With the Trump administration applying tariffs on goods imported into the United States and several countries from China to Mexico countering with tariffs of their own on American exports, how might changing trade winds impact the cold storage industry?

Certainly reporters and political pundits are looking for a story, as the Department of Agriculture’s monthly cold storage report showing current stocks of refrigerated and frozen goods hasn’t received this much attention in years. But the real impact may be harder to discern.

That’s because accounts of warehouses thriving with stockpiles of meat, dairy and produce are offset by stories of farmers scaling back growth and production — and, in some cases, canceling shipments to cold storage facilities who previously handled shipments to countries with newly increased tariffs.

As some interpret this month’s report from the National Agricultural Statistics Service, cold storage warehouses are packed to the rafters. Last month, warehouses had enough turkeys to feed every American family on Thanksgiving — and enough pecans to let them enjoy three slices of pecan pie for dessert, according to The New Food Economy.

And while cold storage facilities have enough orange juice concentrate (74 million gallons) to replace the total daily water use of Washington DC residents and enough meat of any kind to give every person in the world a quarter pounder of something, if other accounts are to be trusted, this may only be a short-term surplus.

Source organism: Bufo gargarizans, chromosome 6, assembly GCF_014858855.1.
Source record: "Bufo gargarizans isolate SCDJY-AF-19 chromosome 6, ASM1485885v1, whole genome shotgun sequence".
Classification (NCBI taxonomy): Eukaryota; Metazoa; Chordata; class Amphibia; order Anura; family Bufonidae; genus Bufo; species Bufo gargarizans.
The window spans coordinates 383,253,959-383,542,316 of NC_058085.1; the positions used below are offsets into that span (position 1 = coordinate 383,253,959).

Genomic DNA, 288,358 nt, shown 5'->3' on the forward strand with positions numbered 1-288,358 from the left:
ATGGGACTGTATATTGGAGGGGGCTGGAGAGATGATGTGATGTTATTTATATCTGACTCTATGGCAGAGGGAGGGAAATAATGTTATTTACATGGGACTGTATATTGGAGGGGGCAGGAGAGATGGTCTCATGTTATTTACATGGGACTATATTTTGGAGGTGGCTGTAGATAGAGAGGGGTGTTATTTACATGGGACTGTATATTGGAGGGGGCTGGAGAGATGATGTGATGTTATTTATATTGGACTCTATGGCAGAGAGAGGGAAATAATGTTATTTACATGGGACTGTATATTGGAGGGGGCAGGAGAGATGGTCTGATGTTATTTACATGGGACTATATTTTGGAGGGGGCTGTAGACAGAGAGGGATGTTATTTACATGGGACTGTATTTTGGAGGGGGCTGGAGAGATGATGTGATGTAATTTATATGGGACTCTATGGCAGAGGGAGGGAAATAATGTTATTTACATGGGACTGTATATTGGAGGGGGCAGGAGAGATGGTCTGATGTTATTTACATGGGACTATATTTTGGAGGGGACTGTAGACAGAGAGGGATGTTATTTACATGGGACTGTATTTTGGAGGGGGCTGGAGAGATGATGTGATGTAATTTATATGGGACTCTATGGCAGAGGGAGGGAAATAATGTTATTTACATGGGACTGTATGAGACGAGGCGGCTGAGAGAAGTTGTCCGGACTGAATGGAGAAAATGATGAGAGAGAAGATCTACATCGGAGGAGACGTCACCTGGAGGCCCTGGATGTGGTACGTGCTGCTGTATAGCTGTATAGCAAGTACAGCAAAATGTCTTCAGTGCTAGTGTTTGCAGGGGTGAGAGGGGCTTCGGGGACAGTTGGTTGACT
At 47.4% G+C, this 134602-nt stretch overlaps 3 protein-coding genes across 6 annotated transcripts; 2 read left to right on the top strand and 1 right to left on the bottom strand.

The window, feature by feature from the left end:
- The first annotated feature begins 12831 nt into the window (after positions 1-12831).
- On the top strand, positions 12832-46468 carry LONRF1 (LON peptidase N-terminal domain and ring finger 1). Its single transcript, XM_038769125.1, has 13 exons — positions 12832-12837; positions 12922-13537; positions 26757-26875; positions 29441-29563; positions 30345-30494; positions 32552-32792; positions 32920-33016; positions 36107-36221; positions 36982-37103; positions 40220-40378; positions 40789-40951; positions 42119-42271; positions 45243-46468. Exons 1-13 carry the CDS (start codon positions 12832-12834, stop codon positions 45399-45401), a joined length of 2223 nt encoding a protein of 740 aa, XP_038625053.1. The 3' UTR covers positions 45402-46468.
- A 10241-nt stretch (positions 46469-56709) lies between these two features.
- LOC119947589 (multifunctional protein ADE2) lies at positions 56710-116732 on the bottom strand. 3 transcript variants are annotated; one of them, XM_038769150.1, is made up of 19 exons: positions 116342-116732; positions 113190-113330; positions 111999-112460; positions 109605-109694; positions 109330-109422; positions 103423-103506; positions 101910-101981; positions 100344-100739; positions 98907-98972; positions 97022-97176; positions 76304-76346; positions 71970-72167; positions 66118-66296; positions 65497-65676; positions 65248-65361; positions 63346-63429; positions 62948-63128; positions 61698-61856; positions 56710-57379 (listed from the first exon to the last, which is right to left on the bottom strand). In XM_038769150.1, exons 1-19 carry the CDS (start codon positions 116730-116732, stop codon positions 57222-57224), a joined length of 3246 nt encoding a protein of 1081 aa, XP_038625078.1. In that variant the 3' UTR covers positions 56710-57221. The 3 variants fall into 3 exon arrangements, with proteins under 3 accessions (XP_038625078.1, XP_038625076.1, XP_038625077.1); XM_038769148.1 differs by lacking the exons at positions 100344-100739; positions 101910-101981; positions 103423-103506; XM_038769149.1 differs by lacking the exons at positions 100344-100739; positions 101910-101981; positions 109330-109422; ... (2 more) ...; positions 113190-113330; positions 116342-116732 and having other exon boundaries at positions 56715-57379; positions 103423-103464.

One cold storage facility manager in North Carolina told NPR daily pork shipments headed for China suddenly “just stopped” due to fallout from the tariffs. China increased its tariff on pork to 62 percent (after a hike to 25 percent in April).

Several reports have found farms starting to scale back investment in meat and dairy production and rethinking their business models.

But Corey Rosenbusch, president of the cold storage industry group Global Cold Chain Alliance, says any problems suffered by warehouses does not appear to be widespread and that demand for cold storage has continued to increase, despite the tariffs.

“Our members are not reporting any impact from the tariffs at this point,” Rosenbusch told NPR last week.

Will cold storage demand outlast a trade war? Time will tell. But one thing’s for sure — both sides of the political debate will be checking inventory until the rhetoric cools down.

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